• 1 The decisive question is the scope of inquiry and authority of the circuit court in a proceeding to admit an instrument to probate. We think that the court below exceeded the scope of proper inquiry set forth in the Illinois probate act. To be entitled to probate, pursuant to section 69 of the probate act, a will must be in writing, signed by the testator or by some person in his presence and by his direction, attested in the testator's presence by two or more credible witnesses in whose presence the testator signed or to whom he acknowledged the instrument as his free act, and the witnesses must swear that they believed the testator was of sound mind and memory at the time. Proof of fraud, forgery, compulsion, or other improper conduct could invalidate or destroy the will. (Ill. Rev. Stat. 1969, ch. 3, par. 69; Hill v. Chicago Title & Trust Co. (1926), 322 Ill. 42, 49, 152 N.E. 545; Hart v. Hart (1919), 290 Ill. 476, 480, 125 N.E. 366; Mayer v. Schrenkler (1918), 286 Ill. 324, 329, 121 N.E. 604.) The object of a hearing when a supposed will is presented for probate is to determine whether it has been executed with the formalities required by law. In re Estate of Weedman (1912), 254 Ill. 504, 506, 98 N.E. 956.
If the proponent at a hearing establishes the will by sufficient competent evidence, it will be admitted to probate, unless there is proof of fraud, forgery, compulsion, or other improper conduct which is deemed sufficient to invalidate or destroy the will (In re Estate of Knazek (1st Dist. 1954), 1 Ill. App.2d 387, 396, 117 N.E.2d 683); the issue in a proceeding to probate a will is the due execution of the instrument as a will and the competency of the maker thereof (Schaefer v. Mazer (1935), 359 Ill. 621, 623, 195 N.E. 442).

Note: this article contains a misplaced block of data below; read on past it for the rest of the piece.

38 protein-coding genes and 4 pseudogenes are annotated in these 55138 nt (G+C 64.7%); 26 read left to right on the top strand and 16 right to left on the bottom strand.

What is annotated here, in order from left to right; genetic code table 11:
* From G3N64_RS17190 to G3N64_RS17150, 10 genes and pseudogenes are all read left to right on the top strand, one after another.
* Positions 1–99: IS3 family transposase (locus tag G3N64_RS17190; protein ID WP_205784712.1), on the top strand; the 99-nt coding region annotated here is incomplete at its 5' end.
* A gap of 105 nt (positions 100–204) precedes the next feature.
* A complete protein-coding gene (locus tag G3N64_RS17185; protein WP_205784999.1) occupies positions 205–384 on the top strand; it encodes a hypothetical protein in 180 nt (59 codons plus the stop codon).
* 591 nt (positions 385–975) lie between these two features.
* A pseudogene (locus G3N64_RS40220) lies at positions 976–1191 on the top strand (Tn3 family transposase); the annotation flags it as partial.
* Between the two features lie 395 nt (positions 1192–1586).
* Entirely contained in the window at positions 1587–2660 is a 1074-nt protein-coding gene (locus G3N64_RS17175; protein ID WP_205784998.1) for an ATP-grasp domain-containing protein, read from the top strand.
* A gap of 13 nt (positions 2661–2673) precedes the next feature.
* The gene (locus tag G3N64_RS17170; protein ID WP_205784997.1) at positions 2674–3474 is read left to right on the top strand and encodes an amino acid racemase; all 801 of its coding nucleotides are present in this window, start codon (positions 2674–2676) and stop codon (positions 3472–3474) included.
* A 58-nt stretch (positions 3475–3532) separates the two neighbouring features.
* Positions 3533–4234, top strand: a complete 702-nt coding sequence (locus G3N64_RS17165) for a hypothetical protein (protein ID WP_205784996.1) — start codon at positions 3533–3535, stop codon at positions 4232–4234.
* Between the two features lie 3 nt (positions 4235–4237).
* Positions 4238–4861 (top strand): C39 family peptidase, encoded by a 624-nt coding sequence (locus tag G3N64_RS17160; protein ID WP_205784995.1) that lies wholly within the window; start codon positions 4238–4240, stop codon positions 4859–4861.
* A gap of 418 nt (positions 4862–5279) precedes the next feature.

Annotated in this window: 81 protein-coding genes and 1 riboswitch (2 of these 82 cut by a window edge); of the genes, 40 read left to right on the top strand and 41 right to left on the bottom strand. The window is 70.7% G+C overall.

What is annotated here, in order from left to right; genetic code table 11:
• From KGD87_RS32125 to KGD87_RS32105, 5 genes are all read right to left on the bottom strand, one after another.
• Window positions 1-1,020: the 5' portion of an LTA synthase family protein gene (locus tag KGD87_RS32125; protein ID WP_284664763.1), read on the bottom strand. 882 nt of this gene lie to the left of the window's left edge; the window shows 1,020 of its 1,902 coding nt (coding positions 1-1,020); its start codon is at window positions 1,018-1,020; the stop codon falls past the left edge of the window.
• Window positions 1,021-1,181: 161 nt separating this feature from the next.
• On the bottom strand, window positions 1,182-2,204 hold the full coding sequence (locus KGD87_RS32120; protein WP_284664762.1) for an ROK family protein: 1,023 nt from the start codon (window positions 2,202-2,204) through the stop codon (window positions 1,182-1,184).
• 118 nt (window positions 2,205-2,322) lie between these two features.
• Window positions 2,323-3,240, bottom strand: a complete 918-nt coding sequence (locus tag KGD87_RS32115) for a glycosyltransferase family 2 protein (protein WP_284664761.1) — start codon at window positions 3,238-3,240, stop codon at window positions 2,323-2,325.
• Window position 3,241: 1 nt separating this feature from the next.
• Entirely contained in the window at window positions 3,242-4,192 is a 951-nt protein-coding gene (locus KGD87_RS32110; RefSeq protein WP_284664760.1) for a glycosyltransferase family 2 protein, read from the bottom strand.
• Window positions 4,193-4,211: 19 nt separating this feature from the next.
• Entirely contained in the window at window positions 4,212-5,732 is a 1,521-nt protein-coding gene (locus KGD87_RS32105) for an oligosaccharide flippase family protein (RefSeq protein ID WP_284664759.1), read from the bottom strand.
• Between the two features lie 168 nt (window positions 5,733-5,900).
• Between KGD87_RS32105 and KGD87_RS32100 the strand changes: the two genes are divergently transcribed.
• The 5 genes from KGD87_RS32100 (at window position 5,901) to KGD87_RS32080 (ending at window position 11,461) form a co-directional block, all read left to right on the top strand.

• 2, 3 When the statutory requirements for admission of a will to probate are complied with, no others can be prescribed. (Shepherd v. Yokum (1926), 323 Ill. 328, 332, 154 N.E. 156; In re Estate of Guinane (1st Dist. 1965), 65 Ill. App.2d 193, 200, 213 N.E.2d 30.) It follows then that the burden of proof in establishing the validity of a proffered will is on the proponent, but it is not the duty of the proponent to show that the will is valid in all respects; it is his duty only to prove the essential elements included in the statute. (In re Estate of Salzman (1st Dist. 1974), 17 Ill. App.3d 304, 306-07, 308 N.E.2d 83; In re Estate of Thomas (1st Dist. 1972), 6 Ill. App.3d 70, 72, 284 N.E.2d 513.) Our research has indicated that on a petition to admit an instrument to probate, the circuit court may refuse probate of a will only on the failure of a proponent to make proper proof of the requirements mentioned in the statute, or because proof of fraud, forgery, compulsion, or other improper conduct appears which is deemed sufficient to invalidate the will. Shepherd v. Yokum; In re Estate of Marcucci (1973), 54 Ill.2d 266, 269, 296 N.E.2d 849; Ruffing v. Glissendorf (1968), 41 Ill.2d 412, 420, 243 N.E.2d 236; Werner v. Siefker (3rd Dist. 1975), 33 Ill. App.3d 905, 909, 338 N.E.2d 571; In re Estate of Ostrowski (1st Dist. 1954), 3 Ill. App.2d 431, 434, 122 N.E.2d 596; In re Estate of Lewicki (1st Dist. 1935), 282 Ill. App. 192, 199.